Severe acute respiratory syndrome coronavirus 2 (SARS-CoV-2) proteins were measured in longitudinal plasma samples collected from 13 participants who received two doses of mRNA-1273 vaccine. Eleven of 13 participants showed detectable levels of SARS-CoV-2 protein as early as day 1 after first vaccine injection. Clearance of detectable SARS-CoV-2 protein correlated with production of immunoglobulin G (IgG) and immunoglobulin A (IgA).
Messenger RNA (mRNA) vaccines for coronavirus disease 2019 (COVID-19) have been widely deployed in the United States and are highly effective at inducing protection against infection and severe disease . In December 2020, the Food and Drug Administration gave emergency use authorization (EUA) to the mRNA-1273 vaccine (ModernaTX, Inc), as a two 100-µg dose regimen 28 days apart. mRNA-1273 encodes the severe acute respiratory syndrome coronavirus (SARS-CoV-2) spike antigen with a transmembrane anchor and S1–S2 cleavage site . Data have demonstrated the elicitation of binding and neutralization antibodies against the spike protein by the mRNA-1273 vaccine in humans, thereby inferring that spike protein was produced and induced an immune response [2–5]. However, critical data demonstrating the direct production of spike protein via translation from the mRNA-1273 vaccine in these studies are missing, precluding a full understanding of the vaccine mechanism.
Here we provide evidence that circulating SARS-CoV-2 proteins are present in the plasma of participants vaccinated with the mRNA-1273 vaccine. We report antigen and serological data of the mRNA-1273 vaccine in 13 healthcare workers at the Brigham and Women’s Hospital. Ultrasensitive single-molecule array (Simoa) assays were used for the detection of SARS-CoV-2 antigens spike (S1–S2 unit), S1, and nucleocapsid and antibodies immunoglobulin G (IgG), immunoglobulin A (IgA), and immunoglobulin M (IgM) against SARS-CoV-2 spike, S1, receptor binding domain (RBD), and nucleocapsid, as previously described [6, 7]. The ultralow detection limits of the Simoa assays enable detection of antigen and antibody production in the early stages postvaccination and quantification of changes in levels over the course of both vaccine injections.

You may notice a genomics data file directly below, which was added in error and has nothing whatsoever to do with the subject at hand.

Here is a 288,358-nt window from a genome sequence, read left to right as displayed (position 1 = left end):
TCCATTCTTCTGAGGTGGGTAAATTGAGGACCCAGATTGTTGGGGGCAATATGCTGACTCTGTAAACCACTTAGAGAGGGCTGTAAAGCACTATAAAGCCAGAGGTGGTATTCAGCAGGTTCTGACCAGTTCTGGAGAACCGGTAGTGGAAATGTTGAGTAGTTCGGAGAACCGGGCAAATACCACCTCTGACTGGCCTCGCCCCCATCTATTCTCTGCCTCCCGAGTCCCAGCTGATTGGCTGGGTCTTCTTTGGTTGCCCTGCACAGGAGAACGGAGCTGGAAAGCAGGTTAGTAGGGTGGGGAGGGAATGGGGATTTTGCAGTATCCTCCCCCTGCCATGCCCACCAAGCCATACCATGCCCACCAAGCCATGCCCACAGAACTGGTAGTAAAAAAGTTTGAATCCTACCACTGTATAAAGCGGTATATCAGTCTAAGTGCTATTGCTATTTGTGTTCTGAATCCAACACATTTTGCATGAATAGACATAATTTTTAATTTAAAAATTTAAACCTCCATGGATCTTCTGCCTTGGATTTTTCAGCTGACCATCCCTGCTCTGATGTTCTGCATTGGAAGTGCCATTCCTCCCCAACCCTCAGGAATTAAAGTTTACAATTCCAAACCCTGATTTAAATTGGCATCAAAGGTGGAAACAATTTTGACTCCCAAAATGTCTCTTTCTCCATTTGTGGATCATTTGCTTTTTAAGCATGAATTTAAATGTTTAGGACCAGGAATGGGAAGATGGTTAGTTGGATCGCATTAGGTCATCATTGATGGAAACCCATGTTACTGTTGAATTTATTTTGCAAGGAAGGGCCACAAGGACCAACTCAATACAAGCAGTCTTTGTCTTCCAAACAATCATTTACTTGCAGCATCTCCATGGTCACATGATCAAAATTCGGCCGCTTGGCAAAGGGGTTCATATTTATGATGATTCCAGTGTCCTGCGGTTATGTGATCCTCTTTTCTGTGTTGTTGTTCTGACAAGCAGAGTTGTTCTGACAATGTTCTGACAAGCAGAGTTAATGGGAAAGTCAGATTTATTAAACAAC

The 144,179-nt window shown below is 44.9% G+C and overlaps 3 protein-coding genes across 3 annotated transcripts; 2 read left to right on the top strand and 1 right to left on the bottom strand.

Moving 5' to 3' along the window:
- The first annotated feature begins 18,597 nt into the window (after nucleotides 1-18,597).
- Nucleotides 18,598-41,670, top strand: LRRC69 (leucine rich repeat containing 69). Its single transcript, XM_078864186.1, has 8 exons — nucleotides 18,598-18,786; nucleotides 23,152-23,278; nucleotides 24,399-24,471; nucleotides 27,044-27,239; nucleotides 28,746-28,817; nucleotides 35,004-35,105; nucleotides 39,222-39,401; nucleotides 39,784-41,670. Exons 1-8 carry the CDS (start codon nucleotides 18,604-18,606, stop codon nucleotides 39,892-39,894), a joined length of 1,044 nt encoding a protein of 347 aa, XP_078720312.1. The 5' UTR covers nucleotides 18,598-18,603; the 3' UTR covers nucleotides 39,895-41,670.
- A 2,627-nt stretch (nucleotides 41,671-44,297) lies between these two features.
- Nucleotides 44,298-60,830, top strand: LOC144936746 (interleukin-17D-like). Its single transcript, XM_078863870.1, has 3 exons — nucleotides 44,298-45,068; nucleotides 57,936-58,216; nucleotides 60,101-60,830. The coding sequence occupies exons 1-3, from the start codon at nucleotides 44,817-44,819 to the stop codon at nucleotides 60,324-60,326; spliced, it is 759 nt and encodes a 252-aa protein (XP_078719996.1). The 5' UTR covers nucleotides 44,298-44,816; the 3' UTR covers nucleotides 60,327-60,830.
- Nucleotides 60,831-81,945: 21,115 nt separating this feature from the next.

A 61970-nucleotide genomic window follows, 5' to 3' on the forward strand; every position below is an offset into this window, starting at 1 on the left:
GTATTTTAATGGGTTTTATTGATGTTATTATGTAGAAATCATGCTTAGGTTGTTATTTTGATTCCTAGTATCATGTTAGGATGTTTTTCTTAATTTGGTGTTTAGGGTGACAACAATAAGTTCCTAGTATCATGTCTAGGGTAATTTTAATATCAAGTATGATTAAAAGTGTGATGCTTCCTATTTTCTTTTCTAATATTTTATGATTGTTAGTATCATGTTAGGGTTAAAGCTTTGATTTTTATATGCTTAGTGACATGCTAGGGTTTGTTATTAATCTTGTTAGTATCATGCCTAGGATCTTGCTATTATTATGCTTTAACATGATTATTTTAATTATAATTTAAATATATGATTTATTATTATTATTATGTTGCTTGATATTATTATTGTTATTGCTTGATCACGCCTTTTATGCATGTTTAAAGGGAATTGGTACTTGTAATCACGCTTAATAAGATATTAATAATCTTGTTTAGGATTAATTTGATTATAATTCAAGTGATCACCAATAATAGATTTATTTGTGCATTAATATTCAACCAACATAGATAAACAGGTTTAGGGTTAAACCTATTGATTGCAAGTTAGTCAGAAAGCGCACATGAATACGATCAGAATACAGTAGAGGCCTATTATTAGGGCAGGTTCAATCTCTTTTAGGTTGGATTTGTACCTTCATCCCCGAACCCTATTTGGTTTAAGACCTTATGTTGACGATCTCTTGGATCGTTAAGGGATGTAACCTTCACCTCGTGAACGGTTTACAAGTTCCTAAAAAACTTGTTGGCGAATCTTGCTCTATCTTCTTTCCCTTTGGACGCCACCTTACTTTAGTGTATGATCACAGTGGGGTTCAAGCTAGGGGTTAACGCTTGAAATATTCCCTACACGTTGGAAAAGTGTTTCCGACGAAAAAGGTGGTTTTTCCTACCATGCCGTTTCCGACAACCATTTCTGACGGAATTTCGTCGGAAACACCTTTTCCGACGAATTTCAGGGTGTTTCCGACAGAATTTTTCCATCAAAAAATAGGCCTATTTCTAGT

MATERIALS AND METHODS
A prospective pilot study of 13 healthcare workers, 18 years and older, with no known history of SARS-CoV-2 infection was conducted at the Brigham and Women’s Hospital from December 2020 to March 2021.Full description of study design are reported in the Supplementary Materials. SARS-CoV-2 antigens and antibodies were measured using single-molecule array (Simoa) assays, as described in the Supplemental Materials (Methods, Supplementary Figure 1, Supplementary Tables 2–4).
Plasma was collected from 13 participants at 10–13 timepoints between 1 and 29 days after the first injection and 1–28 days after the second injection. There was an equal balance of sex, median age was 24 years old, and participants from varied racial and ethnic groups were included (Supplementary Table 1). None of the participants reported prior COVID-19 infection.